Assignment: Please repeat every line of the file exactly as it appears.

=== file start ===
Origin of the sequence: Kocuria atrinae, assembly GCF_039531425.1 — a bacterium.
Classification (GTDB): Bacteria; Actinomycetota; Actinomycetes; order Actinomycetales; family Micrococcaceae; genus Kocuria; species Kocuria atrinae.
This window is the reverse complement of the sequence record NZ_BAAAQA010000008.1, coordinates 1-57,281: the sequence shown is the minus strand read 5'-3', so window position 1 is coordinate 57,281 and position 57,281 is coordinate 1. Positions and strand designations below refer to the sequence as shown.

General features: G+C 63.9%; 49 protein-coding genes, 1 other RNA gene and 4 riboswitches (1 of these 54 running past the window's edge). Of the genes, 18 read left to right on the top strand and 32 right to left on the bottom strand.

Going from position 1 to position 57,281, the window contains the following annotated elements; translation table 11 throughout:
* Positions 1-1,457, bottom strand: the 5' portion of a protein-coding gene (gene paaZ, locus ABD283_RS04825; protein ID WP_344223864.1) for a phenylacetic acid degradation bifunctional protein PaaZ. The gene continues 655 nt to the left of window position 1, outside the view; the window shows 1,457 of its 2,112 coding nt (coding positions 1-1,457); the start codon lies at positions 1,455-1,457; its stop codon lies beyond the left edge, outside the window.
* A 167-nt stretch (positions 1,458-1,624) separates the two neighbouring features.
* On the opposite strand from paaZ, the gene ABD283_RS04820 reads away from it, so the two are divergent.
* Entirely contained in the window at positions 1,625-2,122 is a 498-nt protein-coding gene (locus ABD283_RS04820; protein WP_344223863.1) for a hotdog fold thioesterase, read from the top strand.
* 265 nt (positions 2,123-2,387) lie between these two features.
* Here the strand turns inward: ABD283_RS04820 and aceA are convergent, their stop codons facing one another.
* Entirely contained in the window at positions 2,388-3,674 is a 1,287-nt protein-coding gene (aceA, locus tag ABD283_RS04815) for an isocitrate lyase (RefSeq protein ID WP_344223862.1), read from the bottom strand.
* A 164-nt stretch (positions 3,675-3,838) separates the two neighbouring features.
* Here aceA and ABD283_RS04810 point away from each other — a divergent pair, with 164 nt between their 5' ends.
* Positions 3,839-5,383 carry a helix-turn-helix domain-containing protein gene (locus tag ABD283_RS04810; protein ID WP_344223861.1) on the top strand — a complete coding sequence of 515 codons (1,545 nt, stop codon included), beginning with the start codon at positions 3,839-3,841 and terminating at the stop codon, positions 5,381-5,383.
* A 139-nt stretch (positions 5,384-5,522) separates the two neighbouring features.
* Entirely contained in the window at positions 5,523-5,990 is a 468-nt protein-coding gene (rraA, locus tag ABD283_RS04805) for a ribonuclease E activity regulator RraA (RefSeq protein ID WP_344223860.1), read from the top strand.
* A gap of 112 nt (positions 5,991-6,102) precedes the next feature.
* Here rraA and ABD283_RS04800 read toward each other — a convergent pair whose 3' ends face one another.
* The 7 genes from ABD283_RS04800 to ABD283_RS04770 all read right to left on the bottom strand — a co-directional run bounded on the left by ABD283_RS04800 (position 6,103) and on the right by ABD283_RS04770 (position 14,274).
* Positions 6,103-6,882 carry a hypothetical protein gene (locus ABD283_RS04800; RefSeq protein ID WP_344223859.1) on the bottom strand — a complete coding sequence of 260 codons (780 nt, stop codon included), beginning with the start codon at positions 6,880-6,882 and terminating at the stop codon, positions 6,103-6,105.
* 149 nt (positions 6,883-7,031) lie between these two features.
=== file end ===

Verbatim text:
Origin of the sequence: Kocuria atrinae, assembly GCF_039531425.1 — a bacterium.
Classification (GTDB): Bacteria; Actinomycetota; Actinomycetes; order Actinomycetales; family Micrococcaceae; genus Kocuria; species Kocuria atrinae.
This window is the reverse complement of the sequence record NZ_BAAAQA010000008.1, coordinates 1-57,281: the sequence shown is the minus strand read 5'-3', so window position 1 is coordinate 57,281 and position 57,281 is coordinate 1. Positions and strand designations below refer to the sequence as shown.

General features: G+C 63.9%; 49 protein-coding genes, 1 other RNA gene and 4 riboswitches (1 of these 54 running past the window's edge). Of the genes, 18 read left to right on the top strand and 32 right to left on the bottom strand.

Going from position 1 to position 57,281, the window contains the following annotated elements; translation table 11 throughout:
* Positions 1-1,457, bottom strand: the 5' portion of a protein-coding gene (gene paaZ, locus ABD283_RS04825; protein ID WP_344223864.1) for a phenylacetic acid degradation bifunctional protein PaaZ. The gene continues 655 nt to the left of window position 1, outside the view; the window shows 1,457 of its 2,112 coding nt (coding positions 1-1,457); the start codon lies at positions 1,455-1,457; its stop codon lies beyond the left edge, outside the window.
* A 167-nt stretch (positions 1,458-1,624) separates the two neighbouring features.
* On the opposite strand from paaZ, the gene ABD283_RS04820 reads away from it, so the two are divergent.
* Entirely contained in the window at positions 1,625-2,122 is a 498-nt protein-coding gene (locus ABD283_RS04820; protein WP_344223863.1) for a hotdog fold thioesterase, read from the top strand.
* 265 nt (positions 2,123-2,387) lie between these two features.
* Here the strand turns inward: ABD283_RS04820 and aceA are convergent, their stop codons facing one another.
* Entirely contained in the window at positions 2,388-3,674 is a 1,287-nt protein-coding gene (aceA, locus tag ABD283_RS04815) for an isocitrate lyase (RefSeq protein ID WP_344223862.1), read from the bottom strand.
* A 164-nt stretch (positions 3,675-3,838) separates the two neighbouring features.
* Here aceA and ABD283_RS04810 point away from each other — a divergent pair, with 164 nt between their 5' ends.
* Positions 3,839-5,383 carry a helix-turn-helix domain-containing protein gene (locus tag ABD283_RS04810; protein ID WP_344223861.1) on the top strand — a complete coding sequence of 515 codons (1,545 nt, stop codon included), beginning with the start codon at positions 3,839-3,841 and terminating at the stop codon, positions 5,381-5,383.
* A 139-nt stretch (positions 5,384-5,522) separates the two neighbouring features.
* Entirely contained in the window at positions 5,523-5,990 is a 468-nt protein-coding gene (rraA, locus tag ABD283_RS04805) for a ribonuclease E activity regulator RraA (RefSeq protein ID WP_344223860.1), read from the top strand.
* A gap of 112 nt (positions 5,991-6,102) precedes the next feature.
* Here rraA and ABD283_RS04800 read toward each other — a convergent pair whose 3' ends face one another.
* The 7 genes from ABD283_RS04800 to ABD283_RS04770 all read right to left on the bottom strand — a co-directional run bounded on the left by ABD283_RS04800 (position 6,103) and on the right by ABD283_RS04770 (position 14,274).
* Positions 6,103-6,882 carry a hypothetical protein gene (locus ABD283_RS04800; RefSeq protein ID WP_344223859.1) on the bottom strand — a complete coding sequence of 260 codons (780 nt, stop codon included), beginning with the start codon at positions 6,880-6,882 and terminating at the stop codon, positions 6,103-6,105.
* 149 nt (positions 6,883-7,031) lie between these two features.